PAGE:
Like everyone at WaterFire Providence, I am excited to see work progressing on The WaterFire Arts Center. But I am more energized by the new opportunities it provides for our organization. Yes, it will be many times more efficient to have all of our operations contained under one roof, and yes it will be nice to work in a properly finished office environment. But it is really the programming that will take place at 475 Valley Street that gets my fires stoked. It isn’t just me; all of WaterFire’s departments and staff are looking at new ways to engage the public, develop WaterFire as an event, and advance – as well as share – the art of creative placemaking.
Many of these roadmaps are still in development. “WaterFire Records” is definitely in that camp (even the name may change). But I would like to share it as an example of the kind of planning that is taking place to make the WaterFire Arts Center a valuable and productive resource.
Burning braziers and a body of water are the core of any WaterFire installation, but almost since its inception music has also been an integral element. WaterFire Executive Artistic Director Barnaby Evans has curated a music library which contains hundreds of albums, with thousands of songs selected for WaterFire. But not all of these albums are available to the public.
At a lighting, you may have heard “Dearest All Fair” by William Lawes, or “Summation” by Brian Johnson. These two songs and more were recorded especially for WaterFire. And while these were one-off productions, it is a tradition we hope to continue into the future.
In the past, recordings had to be produced outside of WaterFire Providence, meaning that the artist(s) must have had access to and knowledge of production facilities and techniques, a limiting factor for many talented musicians.
But The WaterFire Arts Center creates new opportunities for engaging with local musical talent. Its production facilities, constructed to make television and radio public service announcements, as well as the remastering of music for events, are also suited for the recording of local artists. With access to these new tools, I am looking forward to engaging with Providence talent. Providence has a thriving music scene. You can visit any show in town and find talented people performing, from classical quartets to noise punk bands. But there are also members of the community writing beautiful music with their families, or in their bedrooms, or maybe on the street. And they may not have the resources to share this music with the world. The WaterFire Arts Center will have these resources. And we want to use them. WaterFire is also in a unique position as a recurring arts festival to spread music live. If it is in a style which supports the installation, tens of thousands of individuals in a single night can hear a song as it is broadcast throughout the heart of the city. And we are capable of more than just sharing the music at an event. We are able to use the infrastructure currently used to connect our fans with their favorite musical pieces at the event to distribute these new recordings. If the artist is interested, we would be able to direct visitors to our music.waterfire page and then to an outlet for their work. For some musicians, this could be their big break.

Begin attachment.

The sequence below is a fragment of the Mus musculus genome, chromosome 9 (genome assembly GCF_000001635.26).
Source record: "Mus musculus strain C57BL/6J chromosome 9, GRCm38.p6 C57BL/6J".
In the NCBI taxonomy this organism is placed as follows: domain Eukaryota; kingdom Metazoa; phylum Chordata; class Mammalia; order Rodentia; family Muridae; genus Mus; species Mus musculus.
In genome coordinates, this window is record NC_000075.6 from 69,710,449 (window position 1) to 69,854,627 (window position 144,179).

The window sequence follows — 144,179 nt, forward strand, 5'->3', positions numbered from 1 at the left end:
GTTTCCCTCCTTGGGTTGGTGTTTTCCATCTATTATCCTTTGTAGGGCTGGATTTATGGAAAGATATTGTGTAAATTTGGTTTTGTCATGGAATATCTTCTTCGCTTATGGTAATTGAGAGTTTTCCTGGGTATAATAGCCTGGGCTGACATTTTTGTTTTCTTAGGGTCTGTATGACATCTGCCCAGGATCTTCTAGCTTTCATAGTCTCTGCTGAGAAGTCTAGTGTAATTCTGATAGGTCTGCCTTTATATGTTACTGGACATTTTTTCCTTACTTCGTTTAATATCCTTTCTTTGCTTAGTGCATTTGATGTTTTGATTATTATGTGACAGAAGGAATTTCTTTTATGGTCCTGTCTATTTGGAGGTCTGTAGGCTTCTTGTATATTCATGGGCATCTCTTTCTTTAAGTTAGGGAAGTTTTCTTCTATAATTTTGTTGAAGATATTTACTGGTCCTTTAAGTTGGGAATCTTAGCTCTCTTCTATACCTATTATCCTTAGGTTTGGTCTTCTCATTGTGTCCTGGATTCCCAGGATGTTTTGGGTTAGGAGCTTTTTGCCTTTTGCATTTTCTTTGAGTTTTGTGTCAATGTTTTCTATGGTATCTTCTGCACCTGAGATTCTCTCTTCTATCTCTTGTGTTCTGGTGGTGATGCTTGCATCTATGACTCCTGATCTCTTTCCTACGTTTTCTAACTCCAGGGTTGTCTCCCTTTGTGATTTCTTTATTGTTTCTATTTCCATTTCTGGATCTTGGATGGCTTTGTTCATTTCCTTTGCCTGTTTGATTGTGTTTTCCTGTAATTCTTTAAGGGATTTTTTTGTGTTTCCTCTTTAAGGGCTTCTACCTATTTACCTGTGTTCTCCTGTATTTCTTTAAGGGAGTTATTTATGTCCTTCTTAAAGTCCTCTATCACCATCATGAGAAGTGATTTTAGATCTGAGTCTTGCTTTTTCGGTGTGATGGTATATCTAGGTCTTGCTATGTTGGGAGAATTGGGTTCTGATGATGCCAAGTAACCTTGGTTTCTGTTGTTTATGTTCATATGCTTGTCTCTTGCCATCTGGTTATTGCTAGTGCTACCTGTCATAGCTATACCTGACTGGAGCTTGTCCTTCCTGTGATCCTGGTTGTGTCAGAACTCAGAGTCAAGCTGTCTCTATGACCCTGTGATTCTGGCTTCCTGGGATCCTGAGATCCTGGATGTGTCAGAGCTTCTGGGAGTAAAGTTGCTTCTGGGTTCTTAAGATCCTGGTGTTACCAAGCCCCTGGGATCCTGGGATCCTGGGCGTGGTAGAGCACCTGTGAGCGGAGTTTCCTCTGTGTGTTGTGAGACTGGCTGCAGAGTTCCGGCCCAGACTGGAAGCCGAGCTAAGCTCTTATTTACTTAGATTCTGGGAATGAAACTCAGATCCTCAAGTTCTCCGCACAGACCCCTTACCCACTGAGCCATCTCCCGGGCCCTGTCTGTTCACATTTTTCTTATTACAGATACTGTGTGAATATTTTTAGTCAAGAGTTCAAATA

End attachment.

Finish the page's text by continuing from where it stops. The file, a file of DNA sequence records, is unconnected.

Soon you may find new Providence-based musicians through WaterFire!
About the author
I've worked at WaterFire Providence since 2003. For the first 9 years of my career, I worked in the Production Shop learning all of the details that go into the physical production of the event. In 2012 transitioned to the role of managing WaterFire's social media and web presence. I now head up WaterFire Providence's digital projects including, web, social, databases, and our physical IT infrastructure.